The amount by which requisitions, purchase orders, or audited vouchers (i.e., expenditures and encumbrances) exceed the current allotment to which they are chargeable. This creates a negative balance in the unencumbered allotments.
Part-Time Employee
For the purpose of budgeting, a part-time employee is any employee who regularly works less than 40 hours per week. This interpretation differs from that used by the Employee Benefit Board (less than 20 hours per week) or the Personnel Department (less than 32 hours).
Pay Plan
A schedule of each classification used by the Civil Service Commission, along with the pay grades, rates, ranges, and longevity-based steps for each class.
Performance Budget
A budget that focuses on activities rather than line items. Expenditures are related to workload and performance measures to assess the efficiency of services, and budget decisions incorporate measurable performance of activities and work programs.
A performance budget may also incorporate other bases of expenditure classifications, such as character and object class, but these are given a subordinate status to activity performance.
Performance Indicators
Specific quantitative measures of a division’s, program’s, or activity’s work performed or results obtained toward meeting an objective. They measure demand, workload, efficiency, effectiveness, quality, achievement, or outcomes.
Performance Measure Review
In order to ensure that the reported performance data is accurate, the Department of Finance’s Office of Financial Accountability (OFA) conducts an annual performance measure review of a selected sample of each department’s performance measures. The OFA randomly samples and tests a minimum of the program measures associated with at least ten percent of each department’s budget excluding the Hospital Authority and Metropolitan Nashville Public Schools.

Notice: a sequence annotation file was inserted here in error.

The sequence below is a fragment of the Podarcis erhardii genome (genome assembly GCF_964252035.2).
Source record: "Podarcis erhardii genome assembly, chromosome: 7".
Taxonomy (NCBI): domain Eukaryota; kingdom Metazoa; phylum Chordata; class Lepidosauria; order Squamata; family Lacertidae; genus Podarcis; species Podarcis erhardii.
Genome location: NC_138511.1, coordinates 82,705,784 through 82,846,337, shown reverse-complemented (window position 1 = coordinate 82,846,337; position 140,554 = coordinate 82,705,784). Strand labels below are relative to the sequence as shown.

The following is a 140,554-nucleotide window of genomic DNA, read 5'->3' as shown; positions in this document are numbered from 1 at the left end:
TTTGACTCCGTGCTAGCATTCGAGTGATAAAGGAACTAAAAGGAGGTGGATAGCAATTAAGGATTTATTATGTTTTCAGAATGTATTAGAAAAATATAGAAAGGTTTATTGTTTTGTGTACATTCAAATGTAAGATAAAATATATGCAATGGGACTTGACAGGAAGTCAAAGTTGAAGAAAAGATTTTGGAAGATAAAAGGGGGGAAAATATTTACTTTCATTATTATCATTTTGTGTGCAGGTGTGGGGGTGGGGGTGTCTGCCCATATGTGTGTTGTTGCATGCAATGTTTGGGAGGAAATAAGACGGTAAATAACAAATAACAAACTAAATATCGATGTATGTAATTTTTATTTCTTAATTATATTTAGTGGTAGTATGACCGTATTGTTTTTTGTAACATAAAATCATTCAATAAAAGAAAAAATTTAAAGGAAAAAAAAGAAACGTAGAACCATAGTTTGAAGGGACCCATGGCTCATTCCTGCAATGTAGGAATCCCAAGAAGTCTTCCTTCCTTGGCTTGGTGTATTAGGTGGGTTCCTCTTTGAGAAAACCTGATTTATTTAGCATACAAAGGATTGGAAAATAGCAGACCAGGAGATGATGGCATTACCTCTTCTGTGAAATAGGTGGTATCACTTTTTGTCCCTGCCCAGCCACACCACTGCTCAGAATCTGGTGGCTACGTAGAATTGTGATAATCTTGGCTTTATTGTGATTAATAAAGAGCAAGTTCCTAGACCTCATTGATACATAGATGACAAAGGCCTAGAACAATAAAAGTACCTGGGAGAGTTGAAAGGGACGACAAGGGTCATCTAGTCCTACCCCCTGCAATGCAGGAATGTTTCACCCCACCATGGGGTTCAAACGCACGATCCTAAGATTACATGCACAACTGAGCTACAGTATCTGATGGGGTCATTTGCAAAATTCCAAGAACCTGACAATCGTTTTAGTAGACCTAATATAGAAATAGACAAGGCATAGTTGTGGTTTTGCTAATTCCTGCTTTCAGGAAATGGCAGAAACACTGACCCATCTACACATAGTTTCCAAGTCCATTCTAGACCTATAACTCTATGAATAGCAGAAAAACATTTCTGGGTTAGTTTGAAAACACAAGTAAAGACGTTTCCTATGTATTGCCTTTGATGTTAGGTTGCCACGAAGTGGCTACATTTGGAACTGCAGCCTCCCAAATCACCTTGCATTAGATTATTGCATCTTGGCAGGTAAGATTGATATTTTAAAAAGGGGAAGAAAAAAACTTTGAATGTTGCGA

A tracking unit representing the authority to hire an employee; may be full-time (funded all day every workday), part-time (funded less than all day every workday), or seasonal (full- or part-time for only a portion of the year, with that portion recurring annually).
Position Headcount
The number of authorized positions funded by a budget. As used in Metro budgeting, this is the sum of positions that are:
  • Full-time and funded in June, plus
  • Part-time and funded in June, plus
  • Seasonal, regardless of months funded.
Prior Year
The fiscal year immediately preceding the current year.
Prior-Year Encumbrances
Obligations from previous fiscal years in the form of purchase orders, contracts or salary commitments.
A countable deliverable that a customer receives from the agency. It is something that one or more customers receive, not processes the agency performs. “Circulating library books” is a process, a library book checked out is a product, and “library book check-outs” is an output or demand measure of what is delivered to customers.
A group of products with a common purpose or result.